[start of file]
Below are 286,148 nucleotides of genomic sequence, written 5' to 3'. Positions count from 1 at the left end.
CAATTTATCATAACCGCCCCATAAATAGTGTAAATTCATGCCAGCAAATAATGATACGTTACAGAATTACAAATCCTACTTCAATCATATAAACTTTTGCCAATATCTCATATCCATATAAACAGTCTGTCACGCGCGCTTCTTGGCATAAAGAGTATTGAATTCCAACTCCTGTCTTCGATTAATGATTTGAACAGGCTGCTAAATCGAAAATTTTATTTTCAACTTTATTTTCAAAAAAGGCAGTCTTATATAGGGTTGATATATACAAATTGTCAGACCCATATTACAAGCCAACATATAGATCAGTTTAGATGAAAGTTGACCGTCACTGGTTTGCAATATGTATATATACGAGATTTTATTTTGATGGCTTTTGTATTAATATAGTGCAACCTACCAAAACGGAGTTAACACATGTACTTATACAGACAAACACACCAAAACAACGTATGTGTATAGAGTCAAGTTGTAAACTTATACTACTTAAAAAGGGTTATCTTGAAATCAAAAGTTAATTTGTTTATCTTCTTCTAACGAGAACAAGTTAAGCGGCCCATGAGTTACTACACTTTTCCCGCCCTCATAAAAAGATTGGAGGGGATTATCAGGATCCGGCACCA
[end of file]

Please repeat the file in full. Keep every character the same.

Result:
Below are 286,148 nucleotides of genomic sequence, written 5' to 3'. Positions count from 1 at the left end.
CAATTTATCATAACCGCCCCATAAATAGTGTAAATTCATGCCAGCAAATAATGATACGTTACAGAATTACAAATCCTACTTCAATCATATAAACTTTTGCCAATATCTCATATCCATATAAACAGTCTGTCACGCGCGCTTCTTGGCATAAAGAGTATTGAATTCCAACTCCTGTCTTCGATTAATGATTTGAACAGGCTGCTAAATCGAAAATTTTATTTTCAACTTTATTTTCAAAAAAGGCAGTCTTATATAGGGTTGATATATACAAATTGTCAGACCCATATTACAAGCCAACATATAGATCAGTTTAGATGAAAGTTGACCGTCACTGGTTTGCAATATGTATATATACGAGATTTTATTTTGATGGCTTTTGTATTAATATAGTGCAACCTACCAAAACGGAGTTAACACATGTACTTATACAGACAAACACACCAAAACAACGTATGTGTATAGAGTCAAGTTGTAAACTTATACTACTTAAAAAGGGTTATCTTGAAATCAAAAGTTAATTTGTTTATCTTCTTCTAACGAGAACAAGTTAAGCGGCCCATGAGTTACTACACTTTTCCCGCCCTCATAAAAAGATTGGAGGGGATTATCAGGATCCGGCACCA